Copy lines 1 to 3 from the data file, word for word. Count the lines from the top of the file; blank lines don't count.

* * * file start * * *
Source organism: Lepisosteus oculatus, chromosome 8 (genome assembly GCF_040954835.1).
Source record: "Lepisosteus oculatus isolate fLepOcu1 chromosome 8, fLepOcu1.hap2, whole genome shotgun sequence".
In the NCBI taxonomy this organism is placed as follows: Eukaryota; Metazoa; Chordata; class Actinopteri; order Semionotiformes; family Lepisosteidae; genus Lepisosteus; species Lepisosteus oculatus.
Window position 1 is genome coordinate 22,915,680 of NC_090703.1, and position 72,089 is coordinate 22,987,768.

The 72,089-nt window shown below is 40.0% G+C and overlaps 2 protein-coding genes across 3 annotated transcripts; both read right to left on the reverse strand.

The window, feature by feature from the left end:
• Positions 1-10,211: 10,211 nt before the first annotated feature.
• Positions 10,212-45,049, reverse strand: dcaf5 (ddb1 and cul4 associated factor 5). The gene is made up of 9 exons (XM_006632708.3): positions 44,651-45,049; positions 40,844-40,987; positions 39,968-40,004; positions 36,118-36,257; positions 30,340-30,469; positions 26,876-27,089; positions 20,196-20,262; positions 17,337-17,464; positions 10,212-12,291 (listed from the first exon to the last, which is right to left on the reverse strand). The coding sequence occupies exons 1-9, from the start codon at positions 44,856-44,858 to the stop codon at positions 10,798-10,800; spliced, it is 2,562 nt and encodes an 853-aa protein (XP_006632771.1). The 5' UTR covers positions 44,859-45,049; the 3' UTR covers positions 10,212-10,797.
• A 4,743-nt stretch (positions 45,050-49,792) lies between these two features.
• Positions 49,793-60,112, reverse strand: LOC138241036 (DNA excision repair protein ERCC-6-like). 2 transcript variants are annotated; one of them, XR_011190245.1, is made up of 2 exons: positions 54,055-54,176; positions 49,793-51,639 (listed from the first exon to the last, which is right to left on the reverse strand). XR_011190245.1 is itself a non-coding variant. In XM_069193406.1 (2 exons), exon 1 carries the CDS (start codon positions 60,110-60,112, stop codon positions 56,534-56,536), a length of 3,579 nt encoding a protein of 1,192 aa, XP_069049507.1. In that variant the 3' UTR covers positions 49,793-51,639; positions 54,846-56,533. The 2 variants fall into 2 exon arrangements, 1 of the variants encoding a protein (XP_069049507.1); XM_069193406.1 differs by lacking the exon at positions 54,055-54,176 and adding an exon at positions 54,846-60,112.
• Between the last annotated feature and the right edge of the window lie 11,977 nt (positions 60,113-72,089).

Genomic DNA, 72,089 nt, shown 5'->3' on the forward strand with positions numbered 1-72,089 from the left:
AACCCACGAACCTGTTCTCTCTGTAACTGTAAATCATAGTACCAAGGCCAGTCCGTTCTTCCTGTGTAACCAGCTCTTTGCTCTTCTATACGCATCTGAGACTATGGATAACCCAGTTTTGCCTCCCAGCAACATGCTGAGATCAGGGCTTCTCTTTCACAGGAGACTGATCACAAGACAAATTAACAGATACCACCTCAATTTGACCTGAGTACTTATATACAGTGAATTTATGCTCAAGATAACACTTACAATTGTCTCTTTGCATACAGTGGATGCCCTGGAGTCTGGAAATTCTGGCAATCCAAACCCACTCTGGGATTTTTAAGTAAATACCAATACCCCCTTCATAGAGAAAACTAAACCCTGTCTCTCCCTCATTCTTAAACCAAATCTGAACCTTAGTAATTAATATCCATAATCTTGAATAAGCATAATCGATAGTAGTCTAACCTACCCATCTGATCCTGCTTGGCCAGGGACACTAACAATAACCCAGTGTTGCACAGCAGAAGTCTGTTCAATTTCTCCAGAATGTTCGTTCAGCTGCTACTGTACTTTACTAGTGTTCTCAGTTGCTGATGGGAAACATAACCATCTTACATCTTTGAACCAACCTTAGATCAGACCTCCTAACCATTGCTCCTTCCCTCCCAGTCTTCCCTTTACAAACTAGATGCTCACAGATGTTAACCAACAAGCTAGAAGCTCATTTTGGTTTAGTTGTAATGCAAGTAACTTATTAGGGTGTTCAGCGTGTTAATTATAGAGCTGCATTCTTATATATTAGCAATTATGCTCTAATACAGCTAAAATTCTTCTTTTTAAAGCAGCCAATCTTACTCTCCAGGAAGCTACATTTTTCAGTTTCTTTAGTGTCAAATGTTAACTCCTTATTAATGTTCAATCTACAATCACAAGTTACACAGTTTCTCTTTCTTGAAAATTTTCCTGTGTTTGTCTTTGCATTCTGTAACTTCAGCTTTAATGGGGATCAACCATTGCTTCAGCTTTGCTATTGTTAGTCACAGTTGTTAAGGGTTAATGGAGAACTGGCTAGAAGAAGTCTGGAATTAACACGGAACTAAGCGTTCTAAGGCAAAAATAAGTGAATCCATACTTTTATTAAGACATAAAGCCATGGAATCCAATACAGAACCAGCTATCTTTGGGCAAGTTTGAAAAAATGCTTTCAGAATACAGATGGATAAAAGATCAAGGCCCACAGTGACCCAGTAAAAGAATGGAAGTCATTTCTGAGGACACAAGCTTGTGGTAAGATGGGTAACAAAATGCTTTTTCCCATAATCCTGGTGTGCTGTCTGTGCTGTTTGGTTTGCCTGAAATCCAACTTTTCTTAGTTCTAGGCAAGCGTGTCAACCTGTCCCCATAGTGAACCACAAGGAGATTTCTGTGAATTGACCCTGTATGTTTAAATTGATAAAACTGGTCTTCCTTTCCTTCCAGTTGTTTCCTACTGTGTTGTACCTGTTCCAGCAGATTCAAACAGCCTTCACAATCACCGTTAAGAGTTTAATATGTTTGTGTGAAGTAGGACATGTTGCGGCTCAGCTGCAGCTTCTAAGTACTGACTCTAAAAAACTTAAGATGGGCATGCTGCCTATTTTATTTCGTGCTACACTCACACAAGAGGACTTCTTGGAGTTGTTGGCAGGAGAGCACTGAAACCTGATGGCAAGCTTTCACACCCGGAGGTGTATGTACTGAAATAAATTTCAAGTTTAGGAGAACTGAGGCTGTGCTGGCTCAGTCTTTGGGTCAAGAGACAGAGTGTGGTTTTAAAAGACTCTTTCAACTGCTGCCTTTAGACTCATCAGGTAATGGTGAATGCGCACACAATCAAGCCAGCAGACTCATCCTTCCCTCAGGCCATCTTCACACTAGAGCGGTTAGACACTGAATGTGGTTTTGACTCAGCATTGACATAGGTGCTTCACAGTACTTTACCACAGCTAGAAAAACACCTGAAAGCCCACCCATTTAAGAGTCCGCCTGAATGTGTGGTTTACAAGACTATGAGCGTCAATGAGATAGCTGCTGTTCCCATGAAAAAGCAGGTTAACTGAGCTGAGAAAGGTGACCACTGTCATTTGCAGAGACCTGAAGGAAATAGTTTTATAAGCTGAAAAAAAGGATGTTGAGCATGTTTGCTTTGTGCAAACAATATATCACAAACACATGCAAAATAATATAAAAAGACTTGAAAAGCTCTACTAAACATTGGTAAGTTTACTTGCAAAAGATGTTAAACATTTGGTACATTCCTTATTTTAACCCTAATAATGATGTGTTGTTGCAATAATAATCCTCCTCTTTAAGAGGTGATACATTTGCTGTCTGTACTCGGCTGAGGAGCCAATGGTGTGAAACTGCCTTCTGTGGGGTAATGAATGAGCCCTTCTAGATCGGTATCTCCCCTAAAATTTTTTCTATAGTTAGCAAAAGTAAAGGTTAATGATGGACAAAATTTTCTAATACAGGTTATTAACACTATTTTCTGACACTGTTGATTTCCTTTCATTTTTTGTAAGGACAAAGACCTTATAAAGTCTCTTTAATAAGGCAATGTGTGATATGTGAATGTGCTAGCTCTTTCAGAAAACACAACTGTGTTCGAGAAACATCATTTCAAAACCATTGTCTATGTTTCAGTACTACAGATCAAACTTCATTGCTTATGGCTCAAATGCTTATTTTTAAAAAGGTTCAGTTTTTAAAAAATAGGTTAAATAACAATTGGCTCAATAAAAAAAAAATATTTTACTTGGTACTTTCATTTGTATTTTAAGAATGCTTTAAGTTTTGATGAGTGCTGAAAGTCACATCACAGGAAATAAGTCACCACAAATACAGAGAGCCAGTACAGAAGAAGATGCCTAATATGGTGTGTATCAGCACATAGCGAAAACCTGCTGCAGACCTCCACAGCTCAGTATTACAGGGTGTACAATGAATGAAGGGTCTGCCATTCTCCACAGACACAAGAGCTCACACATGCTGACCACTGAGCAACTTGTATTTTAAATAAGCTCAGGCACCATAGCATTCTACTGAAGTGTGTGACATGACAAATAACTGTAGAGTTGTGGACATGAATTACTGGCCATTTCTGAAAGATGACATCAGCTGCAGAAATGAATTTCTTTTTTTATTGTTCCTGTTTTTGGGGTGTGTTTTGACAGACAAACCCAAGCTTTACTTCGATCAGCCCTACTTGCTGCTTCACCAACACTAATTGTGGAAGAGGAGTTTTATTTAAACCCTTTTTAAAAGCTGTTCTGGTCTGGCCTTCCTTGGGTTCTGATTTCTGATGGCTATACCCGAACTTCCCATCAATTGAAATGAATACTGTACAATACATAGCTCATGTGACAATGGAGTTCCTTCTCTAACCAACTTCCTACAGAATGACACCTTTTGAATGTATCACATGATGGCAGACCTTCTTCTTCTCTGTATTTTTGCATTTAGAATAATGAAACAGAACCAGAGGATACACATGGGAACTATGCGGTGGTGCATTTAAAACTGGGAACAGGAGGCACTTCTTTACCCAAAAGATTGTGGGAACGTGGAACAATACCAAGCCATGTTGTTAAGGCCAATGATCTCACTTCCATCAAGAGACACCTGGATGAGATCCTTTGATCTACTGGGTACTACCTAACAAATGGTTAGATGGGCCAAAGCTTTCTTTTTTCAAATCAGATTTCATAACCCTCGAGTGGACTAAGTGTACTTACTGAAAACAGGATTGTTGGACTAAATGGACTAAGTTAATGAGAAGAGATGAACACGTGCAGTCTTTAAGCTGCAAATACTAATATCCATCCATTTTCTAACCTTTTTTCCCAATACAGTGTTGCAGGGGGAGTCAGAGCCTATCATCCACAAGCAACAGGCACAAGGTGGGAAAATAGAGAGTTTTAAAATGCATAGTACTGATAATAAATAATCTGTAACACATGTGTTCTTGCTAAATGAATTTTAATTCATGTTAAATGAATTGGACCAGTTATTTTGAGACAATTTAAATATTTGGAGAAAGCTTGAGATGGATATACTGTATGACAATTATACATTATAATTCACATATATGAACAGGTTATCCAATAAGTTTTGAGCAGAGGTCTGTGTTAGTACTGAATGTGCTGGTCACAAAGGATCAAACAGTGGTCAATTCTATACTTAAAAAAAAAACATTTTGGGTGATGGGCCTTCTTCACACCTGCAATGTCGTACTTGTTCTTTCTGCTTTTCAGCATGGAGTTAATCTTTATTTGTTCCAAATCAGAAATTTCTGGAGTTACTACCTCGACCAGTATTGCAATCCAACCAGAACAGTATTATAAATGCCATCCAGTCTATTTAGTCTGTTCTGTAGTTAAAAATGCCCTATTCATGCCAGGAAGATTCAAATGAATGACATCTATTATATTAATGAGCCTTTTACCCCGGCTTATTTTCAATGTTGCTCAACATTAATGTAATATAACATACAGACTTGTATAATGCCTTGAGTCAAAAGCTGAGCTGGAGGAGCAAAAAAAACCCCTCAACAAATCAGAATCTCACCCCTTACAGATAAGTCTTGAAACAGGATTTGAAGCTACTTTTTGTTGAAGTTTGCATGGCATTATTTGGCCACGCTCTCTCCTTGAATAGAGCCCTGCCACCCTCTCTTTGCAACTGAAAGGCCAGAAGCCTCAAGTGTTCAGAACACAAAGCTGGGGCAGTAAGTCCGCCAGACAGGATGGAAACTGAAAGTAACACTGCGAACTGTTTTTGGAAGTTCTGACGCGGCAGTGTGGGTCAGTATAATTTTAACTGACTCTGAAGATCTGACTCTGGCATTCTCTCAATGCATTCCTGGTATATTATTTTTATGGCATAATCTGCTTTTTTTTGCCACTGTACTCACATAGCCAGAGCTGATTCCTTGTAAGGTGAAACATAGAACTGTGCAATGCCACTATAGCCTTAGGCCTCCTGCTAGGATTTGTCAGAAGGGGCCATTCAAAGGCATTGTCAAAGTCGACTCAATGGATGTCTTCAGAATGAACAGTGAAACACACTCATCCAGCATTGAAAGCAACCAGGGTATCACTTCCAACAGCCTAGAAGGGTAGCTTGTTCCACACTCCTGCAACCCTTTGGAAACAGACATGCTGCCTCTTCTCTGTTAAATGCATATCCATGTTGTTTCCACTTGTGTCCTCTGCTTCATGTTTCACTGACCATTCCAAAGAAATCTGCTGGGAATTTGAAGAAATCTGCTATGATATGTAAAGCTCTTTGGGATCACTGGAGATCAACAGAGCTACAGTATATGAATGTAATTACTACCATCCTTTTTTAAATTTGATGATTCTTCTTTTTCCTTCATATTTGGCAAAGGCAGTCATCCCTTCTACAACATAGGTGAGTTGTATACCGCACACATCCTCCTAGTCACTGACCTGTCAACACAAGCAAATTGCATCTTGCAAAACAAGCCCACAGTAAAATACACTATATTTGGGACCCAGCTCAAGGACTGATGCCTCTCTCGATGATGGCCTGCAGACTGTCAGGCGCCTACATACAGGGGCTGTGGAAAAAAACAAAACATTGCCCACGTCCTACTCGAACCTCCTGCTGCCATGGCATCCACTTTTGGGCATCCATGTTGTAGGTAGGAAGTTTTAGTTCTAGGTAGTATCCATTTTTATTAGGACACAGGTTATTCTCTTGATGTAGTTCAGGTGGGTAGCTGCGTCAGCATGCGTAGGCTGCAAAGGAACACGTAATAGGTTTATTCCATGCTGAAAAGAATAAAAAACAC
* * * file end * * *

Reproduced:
Source organism: Lepisosteus oculatus, chromosome 8 (genome assembly GCF_040954835.1).
Source record: "Lepisosteus oculatus isolate fLepOcu1 chromosome 8, fLepOcu1.hap2, whole genome shotgun sequence".
In the NCBI taxonomy this organism is placed as follows: Eukaryota; Metazoa; Chordata; class Actinopteri; order Semionotiformes; family Lepisosteidae; genus Lepisosteus; species Lepisosteus oculatus.